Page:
As we approach Sam’s one-week anniversary, there are a couple of elements of the birth story that I’ve not yet mentioned, but want to. But first, I can’t believe it’s been a whole week. Nor can I believe it’s been only a week. It seems a world ago that we were breathing through the contractions. At the same time, it’s been such a hectic whirlwind since, were there really 7 whole dark, night-like entities since then?
Stories. The first is about Carolyn’s labor. We had written a birth plan. It basically laid out what we wanted from our birth. I’ll try to find a place to post it, but the gist is that we wanted minimal medical intervention. This included not getting things like pitocin (a labor inducing drug), nor getting an epesiotomy (a pre-birth cut to make more room). We did not get our way with these things. However, one of the other key elements was no pain-relief drugs like demerol or an epidural. After all, what goes in mom goes in baby, and why start baby’s life with narcotics? I’m pleased to say, that thanks to our training in the Bradley method (see this post) we were able to accomplish this goal. Carolyn was, with my help and that of the doula, able to relax and breathe through the pain of labor. To be certain, it was easy to tell that it hurt, but she did an excellent job coping and communicating her requests for the next one (and her complaints) in between the contractions. While I’m not really surprised, I am very proud of her for what she managed to do for herself and our child. She describes the experience as being somewhat “trance-like”.
The second story is the one for which this post is named. One of the things that I did in the relatively early part of labor was read Carolyn various relaxation scripts, readings from the Tao, etc. These were intended to help her find her “happy place” or whatever. We had a few of these from the Bradley method instructor, and Carolyn had written a couple of her own based on her largely idilic experience in Cassis in the South of France. I was foruntate enough to get to share that experice for most of a 2-week period. So, I was really moved when reading her relaxation scripts that she’d written recalling various sensory images from that experience. Some time after the birth, our Certified Nurse Midwife (CNM) told us that we’d made a nurse cry at the love she saw as I was reading Carolyn poetry. We certainly developed a little bit of a reputation in the maternity ward, and more than one nurse told us wistfully about what good patients we were, or if only all patients were like we were.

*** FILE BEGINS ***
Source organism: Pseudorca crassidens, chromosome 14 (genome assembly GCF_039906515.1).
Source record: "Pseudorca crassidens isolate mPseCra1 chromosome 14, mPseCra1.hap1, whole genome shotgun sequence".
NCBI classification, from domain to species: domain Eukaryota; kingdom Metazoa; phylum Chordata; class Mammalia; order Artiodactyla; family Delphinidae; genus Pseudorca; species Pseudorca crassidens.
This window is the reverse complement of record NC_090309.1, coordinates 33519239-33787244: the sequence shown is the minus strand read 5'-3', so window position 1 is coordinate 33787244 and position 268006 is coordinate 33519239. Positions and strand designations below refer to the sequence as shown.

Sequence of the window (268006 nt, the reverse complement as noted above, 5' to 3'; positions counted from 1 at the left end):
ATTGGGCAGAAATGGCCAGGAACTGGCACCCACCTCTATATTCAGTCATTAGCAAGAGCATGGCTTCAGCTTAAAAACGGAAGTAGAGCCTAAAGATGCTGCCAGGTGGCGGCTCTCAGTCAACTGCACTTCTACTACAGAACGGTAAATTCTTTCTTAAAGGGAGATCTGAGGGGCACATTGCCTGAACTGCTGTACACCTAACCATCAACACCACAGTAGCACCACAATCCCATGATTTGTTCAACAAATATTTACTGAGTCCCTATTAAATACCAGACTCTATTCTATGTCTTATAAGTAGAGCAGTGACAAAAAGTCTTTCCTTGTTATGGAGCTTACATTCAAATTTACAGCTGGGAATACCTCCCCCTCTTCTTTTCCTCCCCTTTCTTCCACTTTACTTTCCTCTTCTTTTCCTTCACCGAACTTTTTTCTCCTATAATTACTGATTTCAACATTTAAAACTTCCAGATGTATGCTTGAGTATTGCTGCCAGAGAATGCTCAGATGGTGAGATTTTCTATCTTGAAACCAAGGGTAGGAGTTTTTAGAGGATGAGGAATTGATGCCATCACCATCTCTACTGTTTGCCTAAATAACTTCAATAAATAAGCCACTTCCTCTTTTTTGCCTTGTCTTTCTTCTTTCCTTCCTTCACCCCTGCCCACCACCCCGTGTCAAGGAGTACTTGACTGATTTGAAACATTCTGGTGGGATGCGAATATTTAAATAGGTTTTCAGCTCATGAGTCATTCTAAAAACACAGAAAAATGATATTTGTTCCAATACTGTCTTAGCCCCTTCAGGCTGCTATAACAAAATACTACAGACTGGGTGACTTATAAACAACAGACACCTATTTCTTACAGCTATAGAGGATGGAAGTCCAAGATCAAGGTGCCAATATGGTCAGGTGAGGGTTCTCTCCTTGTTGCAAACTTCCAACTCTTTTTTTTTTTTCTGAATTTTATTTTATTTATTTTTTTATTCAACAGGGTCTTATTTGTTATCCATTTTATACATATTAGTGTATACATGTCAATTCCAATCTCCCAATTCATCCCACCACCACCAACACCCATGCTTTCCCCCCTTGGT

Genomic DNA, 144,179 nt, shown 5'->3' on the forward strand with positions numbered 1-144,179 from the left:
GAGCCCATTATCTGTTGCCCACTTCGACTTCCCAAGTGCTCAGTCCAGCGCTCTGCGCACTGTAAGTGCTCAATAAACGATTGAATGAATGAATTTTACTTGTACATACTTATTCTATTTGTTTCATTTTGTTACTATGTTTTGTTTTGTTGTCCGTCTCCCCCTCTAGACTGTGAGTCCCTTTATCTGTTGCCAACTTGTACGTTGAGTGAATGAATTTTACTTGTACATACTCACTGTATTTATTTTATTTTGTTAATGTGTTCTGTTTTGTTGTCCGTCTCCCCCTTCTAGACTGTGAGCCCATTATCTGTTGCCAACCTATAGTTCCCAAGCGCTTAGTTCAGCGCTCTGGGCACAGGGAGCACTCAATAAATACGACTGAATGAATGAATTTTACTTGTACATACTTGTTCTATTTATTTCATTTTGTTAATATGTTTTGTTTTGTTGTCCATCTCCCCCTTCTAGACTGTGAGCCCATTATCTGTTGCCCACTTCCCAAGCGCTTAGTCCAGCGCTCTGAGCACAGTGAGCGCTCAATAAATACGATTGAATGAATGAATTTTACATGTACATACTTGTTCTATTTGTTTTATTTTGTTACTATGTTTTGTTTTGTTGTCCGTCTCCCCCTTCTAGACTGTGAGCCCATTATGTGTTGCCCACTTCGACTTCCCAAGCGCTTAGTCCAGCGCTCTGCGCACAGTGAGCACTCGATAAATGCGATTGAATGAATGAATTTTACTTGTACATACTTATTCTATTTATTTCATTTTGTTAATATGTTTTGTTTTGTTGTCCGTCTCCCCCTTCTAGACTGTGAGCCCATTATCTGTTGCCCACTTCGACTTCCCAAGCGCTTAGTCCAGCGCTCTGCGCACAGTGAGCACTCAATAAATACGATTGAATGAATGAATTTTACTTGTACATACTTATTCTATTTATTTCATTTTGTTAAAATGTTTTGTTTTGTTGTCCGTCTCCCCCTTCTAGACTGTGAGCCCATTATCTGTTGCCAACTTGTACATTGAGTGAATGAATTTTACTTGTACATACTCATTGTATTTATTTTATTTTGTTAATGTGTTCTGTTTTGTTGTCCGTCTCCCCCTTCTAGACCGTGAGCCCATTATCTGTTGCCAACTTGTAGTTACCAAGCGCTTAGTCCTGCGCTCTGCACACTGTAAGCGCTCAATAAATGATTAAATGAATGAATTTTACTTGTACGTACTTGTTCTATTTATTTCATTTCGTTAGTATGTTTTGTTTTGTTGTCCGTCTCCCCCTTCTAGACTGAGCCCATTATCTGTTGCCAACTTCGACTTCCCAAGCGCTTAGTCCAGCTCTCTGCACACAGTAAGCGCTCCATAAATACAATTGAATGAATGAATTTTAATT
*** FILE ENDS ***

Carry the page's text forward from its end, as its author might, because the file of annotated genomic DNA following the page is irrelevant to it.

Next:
Later on, we were in the pediatrician’s office when a nurse said something to the extent of how lucky Sam was to have parents so in love. I took it as a complement, but as the nurse had barely seen us interact for 5 minutes, most of which we were either undressing Sam for weighing and measuring, or trying to comfort her from having been naked on a cold scale and table. In talking with Carolyn about these events afterward, we’ve come to the tentative conclusion that Altoona, being a town that time forgot, does not have many fathers who are able (or interested?) in being actively involved in the daily aspects of child rearing. While this is sad, it’s not as sad and scary as the idea that somehow Carolyn and I have an overabundance of love compared to the typical Altoid couple.